Genotype, Antifungal Susceptibility, and Virulence of Clinical South African Cryptococcus neoformans Strains from National Surveillance, 2005–2009

29 June 2021
MBI researcher publication in Journal of Fungi
As we learn more about the relationships between molecular types of C. neoformans from different geographical locations, we will gain a better understanding of this fungus that is globally distributed throughout the world.

Serisha D. Naicker, Rindidzani E. Magobo, Tsidiso G. Maphanga, Carolina Firacative, Erika van Schalkwyk, Juan Monroy-Nieto, Jolene Bowers, David M. Engelthaler, Liliwe Shuping, Wieland Meyer, and Nelesh P. Govender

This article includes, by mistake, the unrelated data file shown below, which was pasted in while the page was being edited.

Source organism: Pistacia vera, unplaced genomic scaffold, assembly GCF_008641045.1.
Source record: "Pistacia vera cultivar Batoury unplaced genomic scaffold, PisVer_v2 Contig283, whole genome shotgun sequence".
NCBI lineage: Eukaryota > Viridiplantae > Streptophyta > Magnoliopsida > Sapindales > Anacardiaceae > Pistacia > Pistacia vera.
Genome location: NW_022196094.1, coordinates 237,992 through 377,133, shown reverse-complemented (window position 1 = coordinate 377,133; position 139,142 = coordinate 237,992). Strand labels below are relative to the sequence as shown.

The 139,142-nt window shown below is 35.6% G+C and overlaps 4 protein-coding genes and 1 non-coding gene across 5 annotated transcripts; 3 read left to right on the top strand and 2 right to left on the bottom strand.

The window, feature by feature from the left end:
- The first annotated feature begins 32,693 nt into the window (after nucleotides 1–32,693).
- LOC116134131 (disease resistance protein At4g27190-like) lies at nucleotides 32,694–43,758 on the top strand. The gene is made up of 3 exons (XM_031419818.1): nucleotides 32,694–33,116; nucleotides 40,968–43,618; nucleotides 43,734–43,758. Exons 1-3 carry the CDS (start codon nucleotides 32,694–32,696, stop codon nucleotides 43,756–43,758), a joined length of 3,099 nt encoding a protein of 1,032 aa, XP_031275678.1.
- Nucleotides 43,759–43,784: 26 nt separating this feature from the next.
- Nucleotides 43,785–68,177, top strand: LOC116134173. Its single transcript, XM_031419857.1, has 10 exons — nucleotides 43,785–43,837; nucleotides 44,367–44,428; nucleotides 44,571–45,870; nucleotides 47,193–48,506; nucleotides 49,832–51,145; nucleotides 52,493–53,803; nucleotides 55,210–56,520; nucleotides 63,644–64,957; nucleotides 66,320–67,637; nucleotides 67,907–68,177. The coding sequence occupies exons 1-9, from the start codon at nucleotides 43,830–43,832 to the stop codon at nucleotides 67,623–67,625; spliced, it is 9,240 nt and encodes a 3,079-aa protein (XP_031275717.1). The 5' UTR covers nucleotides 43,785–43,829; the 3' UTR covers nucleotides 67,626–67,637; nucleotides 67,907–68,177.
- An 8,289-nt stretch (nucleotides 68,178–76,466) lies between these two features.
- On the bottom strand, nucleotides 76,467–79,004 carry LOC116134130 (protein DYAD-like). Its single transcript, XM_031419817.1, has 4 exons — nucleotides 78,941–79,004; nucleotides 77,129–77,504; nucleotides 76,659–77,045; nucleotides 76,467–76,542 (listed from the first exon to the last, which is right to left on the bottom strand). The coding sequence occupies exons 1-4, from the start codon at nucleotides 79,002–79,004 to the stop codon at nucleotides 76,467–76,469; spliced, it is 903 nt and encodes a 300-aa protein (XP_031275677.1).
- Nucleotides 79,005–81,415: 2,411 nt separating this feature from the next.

In South Africa, Cryptococcus neoformans is the most common cause of adult meningitis. We performed multi locus sequence typing and fluconazole susceptibility testing of clinical C.neoformans isolates collected from 251 South African patients with cryptococcosis through national surveillance from 2005 to 2009. We examined the association between clinical characteristics of patients and genotype, and the effect of genotype on in-hospital mortality. We performed whole genome phylogenetic analysis of fifteen C. neoformans isolates with the molecular type VNB and tested their virulence in a Galleria mellonella model. Most isolates had the molecular type VNI (206/251,82%), followed by VNII (25/251, 10%), VNB (15/251, 6%), and VNIV (5/251, 2%); 67 sequence types were identified. There were no differences in fluconazole minimum inhibitory concentration (MIC) values among molecular types and the majority of strains had low MIC values (MIC50 of 1 _g/mL and MIC90 of 4 _g/mL). Males were almost twice as likely of being infected with a non-VNI genotype (adjusted odds ratio [OR]: 1.65, 95% confidence interval [CI]: 0.25–10.99; p = 0.61). Compared to patients infected with a VNI genotype, those with a non-VNI genotype had a 50% reduced adjusted odds of dying in hospital (95% CI: 0.03–7.57; p = 0.62). However, for both these analyses, our estimates had wide confidence intervals spanning 1 with large p-values. Fifteen VNB strains were not as virulent in a G. mellonella larval model as the H99 reference strain. A majority of these VNB strains belonged to the VNBII clade and were very closely related by phylogenetic analysis.